phil armitage, stony brook university

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WELCOME to the web site of Phil Armitage at Stony Brook University. I'm interested in using numerical simulations to understand the physics of protoplanetary disks, the formation of extrasolar planets, and the astrophysics of black holes. Ongoing work studies the formation of planetesimals, the accretion of planetary envelopes, and the role of strong magnetic fields in black hole accretion. I currently divide my time between Stony Brook and the Center for Computational Astrophysics at the Flatiron Institute, where I am developing a group in planet formation. If you're interested in visiting or working with us, let me know!

Recent work: The formation of planetesimals

In work led by Jake Simon we are using simulations of aerodynamically coupled mixtures of gas and particles to understand how the first planetesimals - km or larger bodies that can be thought of as primordial asteroids - formed. We have found evidence that the complex process of gravitational collapse nonetheless yields an initial mass function that may be universal, in the sense of being independent of the size of the solid particles that are involved.
Recent work: Tidal disruption by binary black holes

With Eric Coughlin we've investigated the process of stellar tidal disruption in the case where the galactic nucleus harbors a binary of supermassive black holes. The hydrodynamics turns out to be particularly rich, and may offer a new way to find black hole binaries that are approaching the regime of gravitational wave-driven inspiral.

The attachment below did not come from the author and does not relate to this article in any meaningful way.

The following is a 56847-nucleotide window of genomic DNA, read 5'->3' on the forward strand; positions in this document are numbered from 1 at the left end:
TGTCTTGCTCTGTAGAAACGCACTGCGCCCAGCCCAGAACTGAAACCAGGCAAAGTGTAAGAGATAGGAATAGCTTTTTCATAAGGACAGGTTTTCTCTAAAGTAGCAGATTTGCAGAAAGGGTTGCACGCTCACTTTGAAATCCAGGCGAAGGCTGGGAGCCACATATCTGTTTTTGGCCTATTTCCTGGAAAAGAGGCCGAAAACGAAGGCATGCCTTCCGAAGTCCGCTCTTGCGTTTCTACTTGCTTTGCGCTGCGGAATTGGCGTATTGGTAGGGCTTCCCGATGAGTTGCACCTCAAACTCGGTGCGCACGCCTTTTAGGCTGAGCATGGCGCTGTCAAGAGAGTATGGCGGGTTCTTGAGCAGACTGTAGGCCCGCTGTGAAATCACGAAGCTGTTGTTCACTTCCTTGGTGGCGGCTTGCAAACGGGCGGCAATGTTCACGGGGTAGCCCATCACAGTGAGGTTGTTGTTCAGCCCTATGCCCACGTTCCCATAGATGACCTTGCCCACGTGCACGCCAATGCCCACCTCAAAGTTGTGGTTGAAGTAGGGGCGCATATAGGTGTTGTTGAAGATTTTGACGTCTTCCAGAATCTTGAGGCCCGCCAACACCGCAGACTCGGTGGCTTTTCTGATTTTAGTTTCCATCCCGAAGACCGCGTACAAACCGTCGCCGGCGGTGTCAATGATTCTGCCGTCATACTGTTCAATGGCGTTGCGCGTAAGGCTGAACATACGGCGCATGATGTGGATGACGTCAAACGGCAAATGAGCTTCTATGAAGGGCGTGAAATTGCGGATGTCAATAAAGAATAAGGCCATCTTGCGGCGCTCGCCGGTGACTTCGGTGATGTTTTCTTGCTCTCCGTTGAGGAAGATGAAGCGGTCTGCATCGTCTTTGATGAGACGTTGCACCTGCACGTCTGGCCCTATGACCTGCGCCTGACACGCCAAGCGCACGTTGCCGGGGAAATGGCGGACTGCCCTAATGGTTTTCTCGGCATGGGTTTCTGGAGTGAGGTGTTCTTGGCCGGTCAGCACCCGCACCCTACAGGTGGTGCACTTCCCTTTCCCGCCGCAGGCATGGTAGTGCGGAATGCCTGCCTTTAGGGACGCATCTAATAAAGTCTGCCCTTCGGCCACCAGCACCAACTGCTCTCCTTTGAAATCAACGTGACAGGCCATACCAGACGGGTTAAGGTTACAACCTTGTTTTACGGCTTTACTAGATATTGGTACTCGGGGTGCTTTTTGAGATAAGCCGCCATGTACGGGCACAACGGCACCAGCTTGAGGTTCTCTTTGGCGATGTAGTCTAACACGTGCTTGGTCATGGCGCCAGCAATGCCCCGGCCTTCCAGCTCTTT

Reviews and notes
Physical processes in protoplanetary disks (45th Saas-Fee Advanced Course "From Protoplanetary Disks to Planet Formation")

A brief overview of planet formation (Handbook of Exoplanets)

Dynamics of protoplanetary disks (Annual Review of Astronomy and Astrophysics)

Lecture notes on the formation and early evolution of planetary systems (arXiv only)

Textbook
Personal I did undergraduate and graduate work at the University of Cambridge, working with Cathie Clarke at the Institute of Astronomy. I came to New York via postdoctoral stints at CITA and MPA and many enjoyable and productive years as a faculty member in Colorado.

Beyond work I enjoy running and hiking, the latter often combined with photography. My main focus is landscapes, but I've occasionally ventured into wildlife photographing bears in Alaska.

Philip Armitage, Department of Physics and Astronomy
Stony Brook University, NY 11794-3800
email: philip.armitage@stonybrook.edu